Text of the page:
Most of the men are conscripts, except the 'lifers' like Barnes and Elias, and they spend their time getting drunk or stoned in between missions. Those missions are night-ops on ambush patrol, or seek-and-destroy patrols into the dense jungle where terror takes priority over reason. For most, they count the days until their discharge and do whatever it takes not to get killed. Stone cleverly constructs an effective anti-war movie where the soldiers themselves have no sense of purpose, except to make it out alive, where the enemy is not only unseen and invisible for the most part, but also amongst themselves and in themselves. While this movie has all the earmarks of movies such as All Quiet on the Western Front, it also appears to be a typical war movie, which underscores its brilliance since it is a bit of both and also none of the above.

    This is a powerful and exceptionally well directed and acted movie in every respect. Its running time of a little under two hours felt more like an hour and for me proves once again that quality doesn't rely on big special effects or massive budgets. Platoon stands alongside many other great movies, a testament to the futility of war and the inherent bravery of those that fight it, even if they don't understand what the hell it is they are fighting for.

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Transfer Quality


    Made on a shoestring budget back in 1986, I doubt anyone would have envisaged back then the advent of DVD. It is therefore somewhat surprising that this movie has been nicely restored and some effort has been made to present us with the best quality print available. Although at times DVD shows up many of the flaws inherent in older movies, at least with Platoon some effort has been made to show it off in its best light. In all fairness, this is as good as I have seen it look in many a long day with few, if any, really obvious flaws in the transfer.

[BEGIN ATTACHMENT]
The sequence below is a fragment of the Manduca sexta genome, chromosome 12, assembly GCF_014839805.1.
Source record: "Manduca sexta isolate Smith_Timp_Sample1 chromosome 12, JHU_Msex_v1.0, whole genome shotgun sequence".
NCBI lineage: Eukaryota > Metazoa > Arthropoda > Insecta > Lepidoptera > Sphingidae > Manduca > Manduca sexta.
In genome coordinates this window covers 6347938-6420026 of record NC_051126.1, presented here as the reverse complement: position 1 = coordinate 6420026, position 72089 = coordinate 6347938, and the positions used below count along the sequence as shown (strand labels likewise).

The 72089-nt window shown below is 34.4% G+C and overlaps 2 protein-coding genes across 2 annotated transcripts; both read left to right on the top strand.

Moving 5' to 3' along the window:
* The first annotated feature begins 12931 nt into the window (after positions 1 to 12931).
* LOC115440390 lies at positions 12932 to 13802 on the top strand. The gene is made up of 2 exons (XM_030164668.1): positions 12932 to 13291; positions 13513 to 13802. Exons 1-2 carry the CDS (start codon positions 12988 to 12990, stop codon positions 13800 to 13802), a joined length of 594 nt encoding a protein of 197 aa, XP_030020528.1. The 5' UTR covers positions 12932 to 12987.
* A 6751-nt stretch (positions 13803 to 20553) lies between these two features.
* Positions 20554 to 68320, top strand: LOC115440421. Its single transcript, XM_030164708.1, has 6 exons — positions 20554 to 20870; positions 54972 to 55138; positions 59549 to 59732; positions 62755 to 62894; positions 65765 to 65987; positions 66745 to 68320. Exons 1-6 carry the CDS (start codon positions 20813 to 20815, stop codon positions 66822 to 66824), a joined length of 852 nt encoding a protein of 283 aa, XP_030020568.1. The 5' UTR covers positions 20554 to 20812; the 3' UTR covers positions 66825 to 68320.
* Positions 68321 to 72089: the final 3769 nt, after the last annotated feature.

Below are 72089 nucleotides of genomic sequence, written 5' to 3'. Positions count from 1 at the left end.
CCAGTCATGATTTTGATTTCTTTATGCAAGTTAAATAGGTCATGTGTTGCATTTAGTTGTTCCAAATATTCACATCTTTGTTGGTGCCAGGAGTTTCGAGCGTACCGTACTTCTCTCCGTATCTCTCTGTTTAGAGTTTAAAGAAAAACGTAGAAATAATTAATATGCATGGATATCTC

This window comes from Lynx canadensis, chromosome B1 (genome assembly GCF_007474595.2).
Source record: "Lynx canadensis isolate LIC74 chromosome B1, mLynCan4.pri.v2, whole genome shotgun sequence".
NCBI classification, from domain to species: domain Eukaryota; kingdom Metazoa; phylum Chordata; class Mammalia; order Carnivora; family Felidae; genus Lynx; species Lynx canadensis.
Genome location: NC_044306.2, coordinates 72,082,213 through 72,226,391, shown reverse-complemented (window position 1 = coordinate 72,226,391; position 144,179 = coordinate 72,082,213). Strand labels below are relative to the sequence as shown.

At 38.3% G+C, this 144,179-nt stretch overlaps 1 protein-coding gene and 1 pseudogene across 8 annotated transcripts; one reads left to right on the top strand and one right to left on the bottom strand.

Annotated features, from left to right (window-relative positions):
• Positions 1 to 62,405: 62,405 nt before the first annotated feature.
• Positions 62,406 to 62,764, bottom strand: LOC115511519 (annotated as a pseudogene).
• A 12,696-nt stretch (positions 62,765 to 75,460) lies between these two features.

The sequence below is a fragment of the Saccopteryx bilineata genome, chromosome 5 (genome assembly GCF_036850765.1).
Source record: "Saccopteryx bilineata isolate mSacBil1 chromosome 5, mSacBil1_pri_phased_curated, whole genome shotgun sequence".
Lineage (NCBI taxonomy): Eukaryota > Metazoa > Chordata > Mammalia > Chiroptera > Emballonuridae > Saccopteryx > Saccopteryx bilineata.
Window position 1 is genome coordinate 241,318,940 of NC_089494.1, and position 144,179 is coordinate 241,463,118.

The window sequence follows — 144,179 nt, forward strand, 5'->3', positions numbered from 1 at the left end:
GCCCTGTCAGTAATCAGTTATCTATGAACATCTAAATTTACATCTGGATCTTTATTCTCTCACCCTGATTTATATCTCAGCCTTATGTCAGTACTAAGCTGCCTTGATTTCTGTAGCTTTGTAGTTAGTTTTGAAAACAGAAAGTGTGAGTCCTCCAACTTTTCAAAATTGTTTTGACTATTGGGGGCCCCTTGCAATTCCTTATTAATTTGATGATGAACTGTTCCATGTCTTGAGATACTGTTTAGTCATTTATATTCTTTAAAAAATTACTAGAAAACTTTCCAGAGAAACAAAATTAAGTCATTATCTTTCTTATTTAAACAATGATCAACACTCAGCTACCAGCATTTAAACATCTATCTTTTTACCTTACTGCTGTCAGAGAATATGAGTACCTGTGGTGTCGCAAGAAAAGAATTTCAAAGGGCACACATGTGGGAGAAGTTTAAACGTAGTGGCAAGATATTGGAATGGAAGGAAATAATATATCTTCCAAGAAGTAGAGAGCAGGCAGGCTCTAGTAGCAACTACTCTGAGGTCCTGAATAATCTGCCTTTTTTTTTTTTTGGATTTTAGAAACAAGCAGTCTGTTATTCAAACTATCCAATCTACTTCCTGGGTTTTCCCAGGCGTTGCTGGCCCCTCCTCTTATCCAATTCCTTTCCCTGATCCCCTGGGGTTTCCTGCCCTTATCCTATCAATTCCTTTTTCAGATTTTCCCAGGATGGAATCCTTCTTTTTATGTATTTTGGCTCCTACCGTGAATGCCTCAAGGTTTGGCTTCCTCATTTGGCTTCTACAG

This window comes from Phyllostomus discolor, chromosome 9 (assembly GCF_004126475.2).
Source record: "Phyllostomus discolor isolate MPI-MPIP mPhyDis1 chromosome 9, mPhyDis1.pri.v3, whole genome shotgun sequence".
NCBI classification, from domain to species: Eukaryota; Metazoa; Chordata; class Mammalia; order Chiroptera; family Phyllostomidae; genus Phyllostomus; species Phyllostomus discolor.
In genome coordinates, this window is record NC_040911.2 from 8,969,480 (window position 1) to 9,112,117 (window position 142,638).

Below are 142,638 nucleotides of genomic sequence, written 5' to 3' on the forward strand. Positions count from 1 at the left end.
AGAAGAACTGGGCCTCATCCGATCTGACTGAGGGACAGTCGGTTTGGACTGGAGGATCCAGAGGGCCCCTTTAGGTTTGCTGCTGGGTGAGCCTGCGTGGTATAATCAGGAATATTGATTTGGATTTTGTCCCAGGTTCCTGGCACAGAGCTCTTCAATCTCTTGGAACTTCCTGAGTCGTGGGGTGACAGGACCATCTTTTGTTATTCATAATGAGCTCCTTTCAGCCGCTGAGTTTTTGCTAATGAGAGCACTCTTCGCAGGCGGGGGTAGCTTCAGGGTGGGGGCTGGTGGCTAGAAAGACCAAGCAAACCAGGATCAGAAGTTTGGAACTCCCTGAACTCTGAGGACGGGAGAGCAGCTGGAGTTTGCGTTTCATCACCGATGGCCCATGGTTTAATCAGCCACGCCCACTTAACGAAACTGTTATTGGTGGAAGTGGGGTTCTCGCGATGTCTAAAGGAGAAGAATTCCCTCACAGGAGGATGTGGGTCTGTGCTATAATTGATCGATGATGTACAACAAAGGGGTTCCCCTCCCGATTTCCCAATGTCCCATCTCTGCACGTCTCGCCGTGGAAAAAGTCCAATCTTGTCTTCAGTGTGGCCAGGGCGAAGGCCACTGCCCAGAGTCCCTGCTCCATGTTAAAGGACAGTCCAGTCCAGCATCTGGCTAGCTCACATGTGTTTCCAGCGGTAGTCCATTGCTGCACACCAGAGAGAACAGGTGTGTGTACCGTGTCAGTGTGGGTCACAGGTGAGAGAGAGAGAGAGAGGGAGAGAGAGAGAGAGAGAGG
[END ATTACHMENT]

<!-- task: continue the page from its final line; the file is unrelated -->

This disc is presented in the original theatrical aspect ratio of 1.85:1 and it is 16x9 enhanced.

    There is some softness in this transfer, but the lack of edge enhancement was a definite bonus. Grain is fairly consistent and reasonably solid throughout, especially in stock shots or when blue sky abounded. There is a decent amount of background and shadow detail on offer, but depth of detail does suffer on occasion. There was some minor blooming in the blacks, but for the most part the blacks stayed fairly solid with some delineation visible.

    The colours were across a fairly diverse spectrum. In typical fashion, lots of blue hues were used to enhance night sequences. In camp you had a preponderance of reds or more natural earthy colours on display. The palette used was fairly vast but there was a tendency to over-saturate browns and reds at times. Skin tones for the most part were very natural, although some scenes enhanced the red elements unnaturally.

    There are plenty of the usual film artefacts on offer with this transfer. Most of them take the form of little white spots, mostly only visible for a frame or two and then are gone. There are really only two highly noticeable ones, at 13:58 just next to Barnes' head (a nice big black mark) and at 73:47 there appears to be a slight tear in the print. There didn't appear to be any aliasing or MPEG artefacts during the movie, which was quite pleasing. There was a very noticeable jump at 36:13, which I originally took for the layer change but it was far too early. It occurs mid-scene and I thought it was due to missing frames until I was listening to the audio commentaries. During both, the jump results in some missing dialogue, indicating a possible transfer glitch.

    The subtitles are located on the bottom of the screen in white and are very easy to see and reasonably accurate to the spoken word onscreen.